Razorbills

You Are Here: Home / Wildlife / Razorbills

The Razorbill, like the Puffin and the Guillemot is a member of the Auk family.

Razorbills are actually the closest living relative to the Great Auk, which is now extinct. The great auk was considered to be the northern hemispheres equivalent of a penguin, which is very apparent in their appearance. They have a black back, white under-belly and a large blunt black beak.

However, unlike penguins razorbills are capable of flight, although (just like the other Auks) their wing spans are very small in comparison with the size of their bodies, which gives them a very inefficient high energy wing beat. Their wing size and shape renders them far superior swimmers and divers than they are fliers.

The Razorbill’s main diet is sand eels and sprats. They dive deep into the sea using their wings and their streamlined bodies to propel themselves toward their prey. They usually feed at a depth of 25m but they have the ability to dive up to 120m below the surface.

There are around 12,000 Razorbills on Skomer, as well as smaller populations on both Skokholm and Grassholm.The birds only come to land to breed, spending the rest of their time out at sea, where they feel most comfortable.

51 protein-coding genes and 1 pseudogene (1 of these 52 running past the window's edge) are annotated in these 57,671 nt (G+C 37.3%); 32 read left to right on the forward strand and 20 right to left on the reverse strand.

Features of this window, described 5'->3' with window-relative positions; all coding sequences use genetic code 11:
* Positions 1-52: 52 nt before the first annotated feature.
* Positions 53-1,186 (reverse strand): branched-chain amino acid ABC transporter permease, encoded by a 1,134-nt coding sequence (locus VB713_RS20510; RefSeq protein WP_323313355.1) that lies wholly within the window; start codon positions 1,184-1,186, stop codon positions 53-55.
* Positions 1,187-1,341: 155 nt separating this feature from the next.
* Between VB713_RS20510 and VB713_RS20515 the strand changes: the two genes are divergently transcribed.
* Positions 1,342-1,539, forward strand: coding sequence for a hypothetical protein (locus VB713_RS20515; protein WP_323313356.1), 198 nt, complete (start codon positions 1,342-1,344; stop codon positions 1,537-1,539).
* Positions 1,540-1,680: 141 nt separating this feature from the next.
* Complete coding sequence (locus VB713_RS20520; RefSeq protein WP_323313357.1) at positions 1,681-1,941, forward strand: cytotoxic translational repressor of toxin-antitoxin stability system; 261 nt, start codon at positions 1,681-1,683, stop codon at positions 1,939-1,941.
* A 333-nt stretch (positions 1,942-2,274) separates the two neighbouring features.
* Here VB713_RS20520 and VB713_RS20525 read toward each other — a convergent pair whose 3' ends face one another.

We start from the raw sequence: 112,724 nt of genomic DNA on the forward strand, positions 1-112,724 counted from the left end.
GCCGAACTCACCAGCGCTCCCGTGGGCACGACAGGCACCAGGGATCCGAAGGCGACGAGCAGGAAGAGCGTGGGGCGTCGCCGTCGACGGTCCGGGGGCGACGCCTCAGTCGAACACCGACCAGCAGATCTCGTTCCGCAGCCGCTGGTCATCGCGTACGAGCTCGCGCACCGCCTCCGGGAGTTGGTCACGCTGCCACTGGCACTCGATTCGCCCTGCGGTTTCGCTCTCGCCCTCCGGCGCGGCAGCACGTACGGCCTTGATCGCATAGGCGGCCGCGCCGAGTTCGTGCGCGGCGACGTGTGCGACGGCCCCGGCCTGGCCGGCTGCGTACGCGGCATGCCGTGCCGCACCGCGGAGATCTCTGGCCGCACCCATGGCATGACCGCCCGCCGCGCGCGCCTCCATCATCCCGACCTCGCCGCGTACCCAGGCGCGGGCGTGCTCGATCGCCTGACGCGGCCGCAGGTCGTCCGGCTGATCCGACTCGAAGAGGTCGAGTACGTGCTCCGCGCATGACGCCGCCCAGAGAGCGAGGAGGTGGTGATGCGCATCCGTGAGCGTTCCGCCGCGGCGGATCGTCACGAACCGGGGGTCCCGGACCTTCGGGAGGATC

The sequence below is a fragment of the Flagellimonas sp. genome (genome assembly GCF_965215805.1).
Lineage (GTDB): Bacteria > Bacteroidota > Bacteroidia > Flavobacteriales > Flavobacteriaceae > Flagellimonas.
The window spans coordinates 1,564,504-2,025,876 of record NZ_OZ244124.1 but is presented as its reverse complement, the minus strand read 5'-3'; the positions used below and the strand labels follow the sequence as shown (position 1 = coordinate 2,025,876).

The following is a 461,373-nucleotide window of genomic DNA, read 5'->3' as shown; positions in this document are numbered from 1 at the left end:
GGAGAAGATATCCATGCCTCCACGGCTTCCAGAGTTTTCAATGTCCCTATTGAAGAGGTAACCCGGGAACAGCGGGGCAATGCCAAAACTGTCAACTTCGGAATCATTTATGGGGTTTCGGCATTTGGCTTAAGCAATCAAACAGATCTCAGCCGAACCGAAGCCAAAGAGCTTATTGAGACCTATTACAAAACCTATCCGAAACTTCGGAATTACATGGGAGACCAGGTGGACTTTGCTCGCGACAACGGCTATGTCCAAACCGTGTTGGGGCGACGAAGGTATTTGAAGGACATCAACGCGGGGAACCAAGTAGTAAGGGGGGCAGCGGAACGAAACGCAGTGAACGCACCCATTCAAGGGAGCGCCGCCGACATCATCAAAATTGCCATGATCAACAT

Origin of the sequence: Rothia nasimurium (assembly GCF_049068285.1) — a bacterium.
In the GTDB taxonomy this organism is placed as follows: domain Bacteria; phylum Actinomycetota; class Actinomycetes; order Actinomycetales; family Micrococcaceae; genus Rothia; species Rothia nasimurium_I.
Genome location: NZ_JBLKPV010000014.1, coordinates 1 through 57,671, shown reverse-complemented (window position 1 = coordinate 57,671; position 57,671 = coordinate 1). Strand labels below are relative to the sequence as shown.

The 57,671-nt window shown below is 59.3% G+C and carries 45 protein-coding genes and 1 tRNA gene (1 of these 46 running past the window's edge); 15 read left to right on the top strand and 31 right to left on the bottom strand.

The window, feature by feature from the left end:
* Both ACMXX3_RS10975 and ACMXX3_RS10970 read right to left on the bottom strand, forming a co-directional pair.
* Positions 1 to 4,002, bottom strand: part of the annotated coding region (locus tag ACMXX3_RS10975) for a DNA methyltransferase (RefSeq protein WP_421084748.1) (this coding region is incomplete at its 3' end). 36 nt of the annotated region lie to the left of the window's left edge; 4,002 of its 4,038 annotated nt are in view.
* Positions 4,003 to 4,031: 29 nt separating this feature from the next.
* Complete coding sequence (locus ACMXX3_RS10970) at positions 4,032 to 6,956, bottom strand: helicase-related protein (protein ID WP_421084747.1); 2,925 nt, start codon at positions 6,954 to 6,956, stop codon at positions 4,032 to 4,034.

Razorbills choose their breeding sites carefully, looking for spots which offer good protection from larger predatory birds such as Greater Black Back Gulls and Peregrines. They usually opt for small ledges and crevices protected by overhangs or near caves. Once established, a mating pair will often reuse the same site every year.

Razorbills begin breeding between 3-5 years old. Females will often encourage competition before choosing a mate, but once a male is chosen, the pair will stay together for life.

They do not build nests, instead lay a single egg directly onto the rocky ledges. The adult birds will then take turns to incubate the egg for around 35 days before it hatches. Once the chick has hatched, the parents take turns foraging for their young while the other stays at the nest site.

The birds feel much more vulnerable on land than on the water, so the chicks leave before they can fly properly. Within a few weeks of hatching, they are encouraged to leap from their ledge into the water and the parent bird will then accompany them out to sea, usually under the cover of darkness. Although they won’t be able to fly for a number of weeks they can both swim and dive well at this stage.

After breeding, the Razorbill will winter at sea, sometimes as far as the Western Mediterranean .